• Press Release

Libyan rendition case shows it’s time for UK to come clean

April 18, 2012

The UK must ensure full accountability for its role in rendition, torture and unlawful detention, Amnesty International said as a Libyan man subjected to rendition in 2004 allegedly with MI6 involvement launched a civil claim for damages against UK ex-Foreign Secretary Jack Straw for torture and misfeasance in public office.

This is the latest step in the legal actions brought by Abdel Hakim Belhaj, and his wife Fatima Bouchar, plus another Libyan man Sami al-Saadi and his family, against UK authorities for the alleged role played in their renditions to Libya.

It is the first such civil claim to specifically name an individual former government minister.

The Metropolitan Police have been investigating the allegations since January 2012.

“The allegations and concrete evidence of UK involvement in renditions to Libya have long been mounting,” said John Dalhuisen, Europe and Central Asia Programme Director.

“This latest announcement of legal action by a rendition victim could be an important step towards accountability through the civil courts, and is an ongoing reminder of the failure by UK authorities to establish a human rights compliant inquiry into these and wider allegations of UK involvement in torture and other human rights violations, in Libya and elsewhere.”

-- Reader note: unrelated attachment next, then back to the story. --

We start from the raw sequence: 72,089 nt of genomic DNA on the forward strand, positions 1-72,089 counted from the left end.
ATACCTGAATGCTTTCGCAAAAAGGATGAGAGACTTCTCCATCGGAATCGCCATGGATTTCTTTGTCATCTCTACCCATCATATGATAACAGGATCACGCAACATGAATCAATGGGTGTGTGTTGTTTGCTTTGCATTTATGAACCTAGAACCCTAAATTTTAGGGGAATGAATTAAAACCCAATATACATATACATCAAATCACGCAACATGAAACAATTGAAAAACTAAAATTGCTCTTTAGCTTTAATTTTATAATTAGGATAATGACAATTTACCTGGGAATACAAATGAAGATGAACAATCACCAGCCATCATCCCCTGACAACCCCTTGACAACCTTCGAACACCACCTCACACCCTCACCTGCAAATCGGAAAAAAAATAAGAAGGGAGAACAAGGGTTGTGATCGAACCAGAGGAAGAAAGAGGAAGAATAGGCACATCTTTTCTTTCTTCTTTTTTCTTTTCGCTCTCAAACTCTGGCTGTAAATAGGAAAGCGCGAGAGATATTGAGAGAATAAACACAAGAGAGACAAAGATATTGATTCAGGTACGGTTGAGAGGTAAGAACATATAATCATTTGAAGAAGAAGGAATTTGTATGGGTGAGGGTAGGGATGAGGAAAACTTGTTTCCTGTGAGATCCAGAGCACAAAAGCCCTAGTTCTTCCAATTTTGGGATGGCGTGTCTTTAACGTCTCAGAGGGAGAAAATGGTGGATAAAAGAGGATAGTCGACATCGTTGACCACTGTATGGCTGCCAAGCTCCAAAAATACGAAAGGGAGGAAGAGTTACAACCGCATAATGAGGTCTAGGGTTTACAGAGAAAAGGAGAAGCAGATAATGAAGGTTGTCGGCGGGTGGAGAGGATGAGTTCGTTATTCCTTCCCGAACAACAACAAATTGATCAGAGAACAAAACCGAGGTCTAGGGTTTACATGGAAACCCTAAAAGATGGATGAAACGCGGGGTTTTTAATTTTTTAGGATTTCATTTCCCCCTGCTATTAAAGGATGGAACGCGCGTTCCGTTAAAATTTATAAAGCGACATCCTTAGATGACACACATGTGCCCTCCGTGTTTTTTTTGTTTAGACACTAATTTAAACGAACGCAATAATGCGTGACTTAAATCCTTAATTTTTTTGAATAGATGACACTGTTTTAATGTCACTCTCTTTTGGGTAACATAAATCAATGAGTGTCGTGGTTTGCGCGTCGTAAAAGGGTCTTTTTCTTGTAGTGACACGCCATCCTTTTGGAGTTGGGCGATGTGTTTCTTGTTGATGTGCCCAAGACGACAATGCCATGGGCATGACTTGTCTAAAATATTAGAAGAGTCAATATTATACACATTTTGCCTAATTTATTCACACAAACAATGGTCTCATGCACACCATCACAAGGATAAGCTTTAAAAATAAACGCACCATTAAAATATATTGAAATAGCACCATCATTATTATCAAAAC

The legal action has also been taken at a time when the UK government is planning new legislation targeting cases which the government considers to concern ‘national security’. These legislative proposals would allow the authorities to present secret evidence behind closed doors in the absence of the claimant and their lawyer of choice.

The government has proposed that civil claims against the security services and government departments should be heard this way.

“This legal action is also in the shadow of government proposals to ensure civil lawsuits against the government and intelligence agencies which raise issues of ‘national security’ take place largely behind closed doors. If those proposals are successful, victims of rendition and torture would find it even harder than they already do to seek accountability,” said Dalhuisen.

“Today’s legal action is a stark reminder of the importance of ensuring that cases such as these, where the UK is alleged to have been involved in serious human rights violations, should not be draped in a cloak of secrecy but subject to an open, transparent and fair process.”

Following his rendition from Thailand, Abdel Hakim Belhaj was detained in the notorious Abu Salim Prison in Tripoli until his release in March 2010.  His current position is Head of the Tripoli Military Council.  Delegates from Amnesty International met with Abdel Hakim Belhaj in September 2011, and also visited Abu Salim prison in May 2009 when Abdel Hakim Belhaj was held there.